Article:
AAPA hears about ongoing abuse of students at field sites

2 minute read

I’m sitting in a packed room this morning at the meetings of the American Association of Physical Anthropologists, in a session on ethics in the field. The most important presentation in the session was just delivered by Kate Clancy, who presented initial results from the Survey of Anthropological Field Experiences. She has made the written version of the presentation available on her blog, “‘I had no power to say thats not okay: Reports of harassment and abuse in the field”. It is essential reading for anyone involved in fieldwork in anthropology.

The conclusion to the talk is a call to action.

Too many of us, the authors of this study included, have told ourselves and others that we just need to suck it up, just endure one more day, to keep our heads down and power through. Survival in field-based academic science can't just be about who can put up with or witness abuse the longest—that is not an appropriate metric to measure who is the best at their science. From here on out, let's commit to opening up conversations about these issues, rather than avoiding or talking around them.

Clancy is working together with Julienne Rutherford, Robin Nelson and Katie Hinde, and they have designed the survey as a systematic research investigation. Respondents’ identities are anonymous, and the intent of their study is to quantify and describe what is going on now in the field, not to find and punish behavior. To me, the most important aspect of their research is the demonstration that the problems are systemic. Eighteen percent of female study respondents have been victims of physical assault or unwanted sexual contact in the field.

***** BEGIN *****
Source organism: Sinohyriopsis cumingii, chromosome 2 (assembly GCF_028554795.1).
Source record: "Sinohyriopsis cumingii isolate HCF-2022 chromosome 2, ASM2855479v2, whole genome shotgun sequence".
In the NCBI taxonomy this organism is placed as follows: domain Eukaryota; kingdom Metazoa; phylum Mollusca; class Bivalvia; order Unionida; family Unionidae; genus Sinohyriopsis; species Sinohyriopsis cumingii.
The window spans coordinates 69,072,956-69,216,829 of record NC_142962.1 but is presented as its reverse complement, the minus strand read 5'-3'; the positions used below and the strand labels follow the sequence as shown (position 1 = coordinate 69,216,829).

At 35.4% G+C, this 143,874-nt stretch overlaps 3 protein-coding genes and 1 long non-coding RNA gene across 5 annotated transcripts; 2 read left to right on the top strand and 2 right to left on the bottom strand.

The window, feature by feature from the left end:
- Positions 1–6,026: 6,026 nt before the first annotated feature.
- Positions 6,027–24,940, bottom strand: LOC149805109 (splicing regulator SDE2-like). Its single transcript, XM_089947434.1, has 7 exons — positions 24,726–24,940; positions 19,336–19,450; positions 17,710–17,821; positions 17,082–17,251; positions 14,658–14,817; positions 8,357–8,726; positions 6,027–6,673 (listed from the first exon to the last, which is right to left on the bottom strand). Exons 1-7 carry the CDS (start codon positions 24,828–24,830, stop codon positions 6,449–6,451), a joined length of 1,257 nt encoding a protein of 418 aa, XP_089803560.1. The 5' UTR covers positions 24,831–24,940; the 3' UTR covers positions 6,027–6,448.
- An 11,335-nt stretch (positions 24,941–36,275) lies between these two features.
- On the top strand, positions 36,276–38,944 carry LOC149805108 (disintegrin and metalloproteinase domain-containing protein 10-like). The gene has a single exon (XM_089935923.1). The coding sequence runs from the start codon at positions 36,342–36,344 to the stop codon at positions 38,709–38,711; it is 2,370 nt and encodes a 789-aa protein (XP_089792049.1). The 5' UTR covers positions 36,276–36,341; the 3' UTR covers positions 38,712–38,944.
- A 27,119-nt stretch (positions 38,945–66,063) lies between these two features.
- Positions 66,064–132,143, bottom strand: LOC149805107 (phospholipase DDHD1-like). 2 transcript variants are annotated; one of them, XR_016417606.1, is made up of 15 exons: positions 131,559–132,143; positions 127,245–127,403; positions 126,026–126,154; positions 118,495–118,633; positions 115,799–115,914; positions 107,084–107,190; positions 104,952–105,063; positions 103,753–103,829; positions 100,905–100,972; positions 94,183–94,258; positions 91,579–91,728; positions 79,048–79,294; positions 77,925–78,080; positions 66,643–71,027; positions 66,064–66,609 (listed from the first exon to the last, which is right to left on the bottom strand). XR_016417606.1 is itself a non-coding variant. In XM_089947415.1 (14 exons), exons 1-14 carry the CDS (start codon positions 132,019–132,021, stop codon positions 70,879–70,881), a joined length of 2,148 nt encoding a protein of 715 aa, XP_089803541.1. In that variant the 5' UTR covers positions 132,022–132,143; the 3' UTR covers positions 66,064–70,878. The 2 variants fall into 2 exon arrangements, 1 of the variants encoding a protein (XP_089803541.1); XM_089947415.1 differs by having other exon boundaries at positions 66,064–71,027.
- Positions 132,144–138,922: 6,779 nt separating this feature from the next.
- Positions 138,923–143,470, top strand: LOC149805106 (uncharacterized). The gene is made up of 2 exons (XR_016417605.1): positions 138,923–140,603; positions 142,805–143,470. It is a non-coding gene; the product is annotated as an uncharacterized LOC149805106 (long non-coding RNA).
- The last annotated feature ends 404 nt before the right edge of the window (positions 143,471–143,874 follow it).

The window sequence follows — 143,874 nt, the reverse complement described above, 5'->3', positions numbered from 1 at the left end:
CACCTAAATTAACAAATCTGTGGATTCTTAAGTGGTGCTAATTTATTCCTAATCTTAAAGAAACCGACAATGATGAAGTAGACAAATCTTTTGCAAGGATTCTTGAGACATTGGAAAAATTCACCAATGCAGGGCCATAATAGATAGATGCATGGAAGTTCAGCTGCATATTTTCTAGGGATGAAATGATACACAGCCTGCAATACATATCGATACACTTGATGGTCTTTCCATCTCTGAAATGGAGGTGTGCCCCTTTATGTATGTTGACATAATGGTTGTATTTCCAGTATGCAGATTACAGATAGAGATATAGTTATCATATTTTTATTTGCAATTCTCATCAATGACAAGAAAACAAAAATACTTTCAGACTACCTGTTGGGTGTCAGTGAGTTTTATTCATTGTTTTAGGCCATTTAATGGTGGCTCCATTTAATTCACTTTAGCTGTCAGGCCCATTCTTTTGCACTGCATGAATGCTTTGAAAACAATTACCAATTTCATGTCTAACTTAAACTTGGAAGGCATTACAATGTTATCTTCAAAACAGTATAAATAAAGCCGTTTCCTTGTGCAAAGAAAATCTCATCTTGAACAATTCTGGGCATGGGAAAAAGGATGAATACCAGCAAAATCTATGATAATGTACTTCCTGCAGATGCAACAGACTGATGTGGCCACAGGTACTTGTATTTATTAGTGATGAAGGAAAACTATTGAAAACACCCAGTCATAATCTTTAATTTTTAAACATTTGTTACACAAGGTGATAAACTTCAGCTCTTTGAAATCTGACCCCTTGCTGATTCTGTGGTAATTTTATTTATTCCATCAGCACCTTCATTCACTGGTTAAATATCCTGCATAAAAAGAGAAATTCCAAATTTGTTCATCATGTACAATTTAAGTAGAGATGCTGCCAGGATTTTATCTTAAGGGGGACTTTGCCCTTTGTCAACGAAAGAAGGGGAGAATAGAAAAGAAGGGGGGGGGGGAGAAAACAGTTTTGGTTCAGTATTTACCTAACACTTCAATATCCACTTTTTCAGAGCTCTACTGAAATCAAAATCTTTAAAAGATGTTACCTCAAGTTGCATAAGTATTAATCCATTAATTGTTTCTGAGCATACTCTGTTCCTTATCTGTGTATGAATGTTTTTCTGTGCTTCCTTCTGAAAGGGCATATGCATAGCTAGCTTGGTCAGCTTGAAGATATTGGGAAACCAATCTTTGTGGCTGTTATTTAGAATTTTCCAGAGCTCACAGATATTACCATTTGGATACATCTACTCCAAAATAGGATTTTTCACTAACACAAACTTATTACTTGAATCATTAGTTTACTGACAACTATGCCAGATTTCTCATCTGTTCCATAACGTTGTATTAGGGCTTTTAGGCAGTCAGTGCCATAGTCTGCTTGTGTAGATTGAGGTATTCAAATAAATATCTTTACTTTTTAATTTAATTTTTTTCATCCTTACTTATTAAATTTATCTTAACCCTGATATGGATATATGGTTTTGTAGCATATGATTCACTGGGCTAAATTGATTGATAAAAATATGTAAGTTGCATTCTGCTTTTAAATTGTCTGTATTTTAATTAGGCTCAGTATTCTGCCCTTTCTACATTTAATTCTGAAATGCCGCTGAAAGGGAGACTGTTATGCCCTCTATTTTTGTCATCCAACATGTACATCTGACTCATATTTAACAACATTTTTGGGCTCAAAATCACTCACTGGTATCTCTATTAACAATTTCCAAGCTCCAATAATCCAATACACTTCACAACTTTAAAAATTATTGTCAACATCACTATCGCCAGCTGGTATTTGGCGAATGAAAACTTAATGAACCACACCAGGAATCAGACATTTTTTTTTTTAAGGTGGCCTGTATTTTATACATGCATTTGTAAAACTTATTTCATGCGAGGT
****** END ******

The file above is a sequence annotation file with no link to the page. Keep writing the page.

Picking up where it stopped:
Males have also participated in the survey, including participants who have reported serious abuse. The number of participants is, however, small. The survey is still seeking to add to the sample, so that they can quantify the ways that physical and psychological abuses are happening to all students in the field without compromising the anonymity of their respondents.

It is important to note that the scope of the survey is not limited to sexual harassment, and that abusive situations have also been reported at field sites with female directors and senior staff. Hearing from more students and professionals about their field experiences will enable better reporting of all these problems, and I hope that many more people will participate in the survey.

Personally I think this is the most important thing happening at these meetings. Read the presentation and if you know students or professional anthropologists who have done fieldwork, spread the word about the survey.